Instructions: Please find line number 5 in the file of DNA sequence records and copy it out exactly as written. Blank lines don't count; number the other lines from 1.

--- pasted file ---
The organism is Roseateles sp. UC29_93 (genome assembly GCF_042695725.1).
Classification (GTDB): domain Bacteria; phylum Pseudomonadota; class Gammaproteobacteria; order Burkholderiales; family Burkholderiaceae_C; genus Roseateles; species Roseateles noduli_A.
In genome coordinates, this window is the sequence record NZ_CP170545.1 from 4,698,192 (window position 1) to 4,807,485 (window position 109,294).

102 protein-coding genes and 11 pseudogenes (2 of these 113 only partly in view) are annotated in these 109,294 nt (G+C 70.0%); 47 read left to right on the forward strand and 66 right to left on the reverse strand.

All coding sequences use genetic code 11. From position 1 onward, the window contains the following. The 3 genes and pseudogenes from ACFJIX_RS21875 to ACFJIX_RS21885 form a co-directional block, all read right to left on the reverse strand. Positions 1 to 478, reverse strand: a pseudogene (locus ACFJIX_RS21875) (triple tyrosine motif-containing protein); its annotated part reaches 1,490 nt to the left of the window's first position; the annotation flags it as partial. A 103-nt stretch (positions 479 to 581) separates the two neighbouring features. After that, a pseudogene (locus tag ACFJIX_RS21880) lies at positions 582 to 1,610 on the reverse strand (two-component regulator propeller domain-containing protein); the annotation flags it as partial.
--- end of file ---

All coding sequences use genetic code 11. From position 1 onward, the window contains the following. The 3 genes and pseudogenes from ACFJIX_RS21875 to ACFJIX_RS21885 form a co-directional block, all read right to left on the reverse strand. Positions 1 to 478, reverse strand: a pseudogene (locus ACFJIX_RS21875) (triple tyrosine motif-containing protein); its annotated part reaches 1,490 nt to the left of the window's first position; the annotation flags it as partial. A 103-nt stretch (positions 479 to 581) separates the two neighbouring features. After that, a pseudogene (locus tag ACFJIX_RS21880) lies at positions 582 to 1,610 on the reverse strand (two-component regulator propeller domain-containing protein); the annotation flags it as partial.